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Key Concept 3.1: British attempts to assert tighter control over its North American colonies and the colonial resolve to pursue self-government led to a colonial independence movement and the Revolutionary War.
British America, 1763.  Image on Wikimedia Commons by Vadac.
British America, 1763. Image on Wikimedia Commons by Vadac.

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For more resources, see

  • Grade 5.11 for material on maritime commerce in Massachusetts and other colonies.
    • See Grade 5.12 for material on the growth of Slavery in Colonial North America.
      • Grade 5.15 for information on the French and Indian War and colonial responses to British imperial policies
        • Grade 5.14 for information on colonial governments


For an overview, see English, French and Spanish Colonies: A Comparison (1585 -1763)

Additional Resources for Teaching and Learning


Transatlantic Trade and the Growth of Seaports


rotating gif.gifFor more on growth of trade and seaports in colonial New England, see Massachusetts Grade 5.11

Triangular Trade
  • The trade routes between Europe, Africa, and the West Indies and the North American colonies. Raw and natural resources such as sugar, tobacco, and cotton were shipped to Europe where they were made into manufactured goods. These goods were then sent to Africa to be traded for Slaves. Slaves were then shipped to the West Indies and the North American colonies, where the trade would begin again.
  • map_icon.jpegMultimedia.pngView an interactive map of the Triangular Trade

Mercantilism


Admiralty Courts

Navigation Acts of 1650, 1660, 1663, and 1696
In English history, a series of laws designed to restrict England’s carrying trade to English ships, effective chiefly in the 17th and 18th centuries. The measures, originally framed to encourage the development of English shipping so that adequate auxiliary vessels would be available in wartime, became a form of trade protectionism during an era of mercantilism.

primary_sources.PNGView excerpts from the original Navigation Acts Documents

Rotating_globe-small.gifMr. Tashtego: Native American Whalemen in Antebellum New England, Nancy Shoemaker, Journal of the Early Republic, Spring 2013. Contrary of stereotypes, such as Melville's Tashtego in Moby Dick, Native American men found income and status in the whaling industry that was otherwise inaccessible to men of color in antebellum New England.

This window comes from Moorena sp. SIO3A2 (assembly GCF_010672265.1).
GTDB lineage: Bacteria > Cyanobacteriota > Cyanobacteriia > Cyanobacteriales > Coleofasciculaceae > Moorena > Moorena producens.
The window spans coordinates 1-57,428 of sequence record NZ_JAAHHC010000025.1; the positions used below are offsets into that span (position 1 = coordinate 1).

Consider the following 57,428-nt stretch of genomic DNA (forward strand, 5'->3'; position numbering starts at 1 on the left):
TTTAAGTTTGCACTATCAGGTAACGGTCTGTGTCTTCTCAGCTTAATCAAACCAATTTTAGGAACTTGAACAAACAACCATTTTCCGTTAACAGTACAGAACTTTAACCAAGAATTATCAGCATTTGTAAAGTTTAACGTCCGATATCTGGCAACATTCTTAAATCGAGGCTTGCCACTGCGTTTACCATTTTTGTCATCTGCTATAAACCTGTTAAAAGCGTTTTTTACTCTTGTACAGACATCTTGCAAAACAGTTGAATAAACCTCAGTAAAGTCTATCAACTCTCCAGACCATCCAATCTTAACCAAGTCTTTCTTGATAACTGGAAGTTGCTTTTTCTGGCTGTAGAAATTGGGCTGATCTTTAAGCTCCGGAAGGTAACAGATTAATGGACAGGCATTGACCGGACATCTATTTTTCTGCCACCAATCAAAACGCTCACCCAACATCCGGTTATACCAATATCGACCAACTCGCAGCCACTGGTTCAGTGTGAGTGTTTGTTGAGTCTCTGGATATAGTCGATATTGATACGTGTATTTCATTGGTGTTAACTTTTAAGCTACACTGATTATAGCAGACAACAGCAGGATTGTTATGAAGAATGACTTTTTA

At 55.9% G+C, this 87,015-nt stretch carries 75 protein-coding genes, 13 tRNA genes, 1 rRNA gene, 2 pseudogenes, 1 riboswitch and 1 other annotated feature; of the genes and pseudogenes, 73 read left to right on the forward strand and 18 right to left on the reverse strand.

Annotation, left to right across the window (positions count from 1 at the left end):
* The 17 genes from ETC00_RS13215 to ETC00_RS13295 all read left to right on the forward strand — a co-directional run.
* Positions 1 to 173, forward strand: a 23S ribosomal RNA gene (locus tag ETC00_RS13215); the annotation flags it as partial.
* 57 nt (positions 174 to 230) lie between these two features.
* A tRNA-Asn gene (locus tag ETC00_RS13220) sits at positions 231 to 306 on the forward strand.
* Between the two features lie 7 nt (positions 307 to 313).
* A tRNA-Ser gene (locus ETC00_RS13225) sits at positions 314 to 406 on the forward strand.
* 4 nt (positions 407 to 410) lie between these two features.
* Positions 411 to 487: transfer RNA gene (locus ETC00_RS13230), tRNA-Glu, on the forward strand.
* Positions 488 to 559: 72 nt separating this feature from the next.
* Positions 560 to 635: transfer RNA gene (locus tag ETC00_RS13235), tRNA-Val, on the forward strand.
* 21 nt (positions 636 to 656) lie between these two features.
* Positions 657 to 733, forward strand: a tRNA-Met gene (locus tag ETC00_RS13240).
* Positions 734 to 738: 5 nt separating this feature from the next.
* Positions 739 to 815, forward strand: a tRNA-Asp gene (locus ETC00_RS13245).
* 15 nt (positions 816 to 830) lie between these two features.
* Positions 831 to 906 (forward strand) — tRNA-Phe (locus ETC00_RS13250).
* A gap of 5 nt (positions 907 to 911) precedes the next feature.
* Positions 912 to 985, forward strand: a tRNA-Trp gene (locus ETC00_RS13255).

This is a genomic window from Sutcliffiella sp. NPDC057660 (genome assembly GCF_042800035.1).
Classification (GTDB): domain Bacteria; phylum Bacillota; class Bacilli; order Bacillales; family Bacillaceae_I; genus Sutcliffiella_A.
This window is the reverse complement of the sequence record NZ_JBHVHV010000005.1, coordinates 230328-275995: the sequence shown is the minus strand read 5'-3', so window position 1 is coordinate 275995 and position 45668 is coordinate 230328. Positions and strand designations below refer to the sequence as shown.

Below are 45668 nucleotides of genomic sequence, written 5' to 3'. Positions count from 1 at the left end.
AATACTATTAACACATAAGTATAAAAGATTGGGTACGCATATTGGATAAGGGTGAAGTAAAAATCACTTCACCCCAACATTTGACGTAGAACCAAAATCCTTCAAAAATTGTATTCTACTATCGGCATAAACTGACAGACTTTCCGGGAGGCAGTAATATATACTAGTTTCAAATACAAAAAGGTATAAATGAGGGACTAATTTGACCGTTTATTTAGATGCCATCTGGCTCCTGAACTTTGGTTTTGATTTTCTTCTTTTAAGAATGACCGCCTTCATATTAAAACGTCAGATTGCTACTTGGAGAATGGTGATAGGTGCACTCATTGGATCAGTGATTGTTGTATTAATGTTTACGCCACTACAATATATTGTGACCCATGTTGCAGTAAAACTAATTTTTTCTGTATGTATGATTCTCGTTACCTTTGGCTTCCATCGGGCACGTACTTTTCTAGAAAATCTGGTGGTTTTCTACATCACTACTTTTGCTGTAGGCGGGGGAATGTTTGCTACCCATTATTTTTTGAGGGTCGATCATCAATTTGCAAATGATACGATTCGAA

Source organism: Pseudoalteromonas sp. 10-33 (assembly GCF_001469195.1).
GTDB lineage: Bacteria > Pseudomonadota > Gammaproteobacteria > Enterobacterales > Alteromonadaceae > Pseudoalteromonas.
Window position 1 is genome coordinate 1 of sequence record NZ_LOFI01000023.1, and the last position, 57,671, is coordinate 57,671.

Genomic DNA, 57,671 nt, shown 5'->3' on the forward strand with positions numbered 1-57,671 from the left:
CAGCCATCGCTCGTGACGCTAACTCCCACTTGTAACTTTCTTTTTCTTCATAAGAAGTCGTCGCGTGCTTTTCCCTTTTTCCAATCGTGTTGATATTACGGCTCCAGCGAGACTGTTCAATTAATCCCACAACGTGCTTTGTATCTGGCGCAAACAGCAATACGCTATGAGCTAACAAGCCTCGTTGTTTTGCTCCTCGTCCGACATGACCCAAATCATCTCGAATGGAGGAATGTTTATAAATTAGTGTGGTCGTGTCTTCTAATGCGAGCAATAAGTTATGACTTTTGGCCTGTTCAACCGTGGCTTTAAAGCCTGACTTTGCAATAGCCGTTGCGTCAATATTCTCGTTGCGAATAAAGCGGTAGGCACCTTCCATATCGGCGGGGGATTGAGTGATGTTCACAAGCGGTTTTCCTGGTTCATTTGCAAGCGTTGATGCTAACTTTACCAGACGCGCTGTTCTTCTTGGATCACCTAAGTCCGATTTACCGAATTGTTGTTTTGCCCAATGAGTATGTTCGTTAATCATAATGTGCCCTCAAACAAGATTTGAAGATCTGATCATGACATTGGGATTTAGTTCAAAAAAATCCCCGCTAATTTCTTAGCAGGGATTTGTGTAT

Pirates in Colonial North America
Blackbeard the Pirate from A General History of the Pyrates, 1724
Blackbeard the Pirate from A General History of the Pyrates, 1724
external image 200px-Podcast-icon.svg.png Pirate Treasure May Lie in Waters Off Cape Cod is an NPR podcast about efforts to explore the wreck of the Whydah pirate ship which sank in 1717. The Whydah had lotted 54 other ships before sinking in a storm. The ship became as a part of the Slave Trade before it became a pirate ship.
massseal.gifFor more, go to the Whydah Pirate Musuem, located in Provincetown, Massachusetts.

For more on pirates in colonial North America, see The Life and Death of Blackbeard the Pirate from North Carolina Digital History.

Anne Bonney, 18th centrury engraving
Anne Bonney, 18th centrury engraving

Female_Rose.pngFor more general background, see Piracy in the Caribbean (includes links on women pirates Anne Bonny and Mary Read).

For more on women pirates, see If There's A Man Among Ye: The Tale of Pirate Queens Anne Bonny and Mary Read from Smithsonian.com


The Eighteenth Century Back Country



Growth of Plantation Economies and Slave Societies



Multimedia.pngClick here for a PowerPoint presentation on the economies of the colonies from Point Loma High School, San Diego, California.

The Enlightenment and the Great Awakening


Thomas Hobbes, John Locke, Jean-Jacques Rousseau
Thomas Hobbes, John Locke, Jean-Jacques Rousseau

rotating gif.gifSee Massachusetts World History I.35 for material on the Enlightenment and the concept of democratic government.

















Sources
http://www.slaveryinamerica.org/history/hs_es_sugar.htm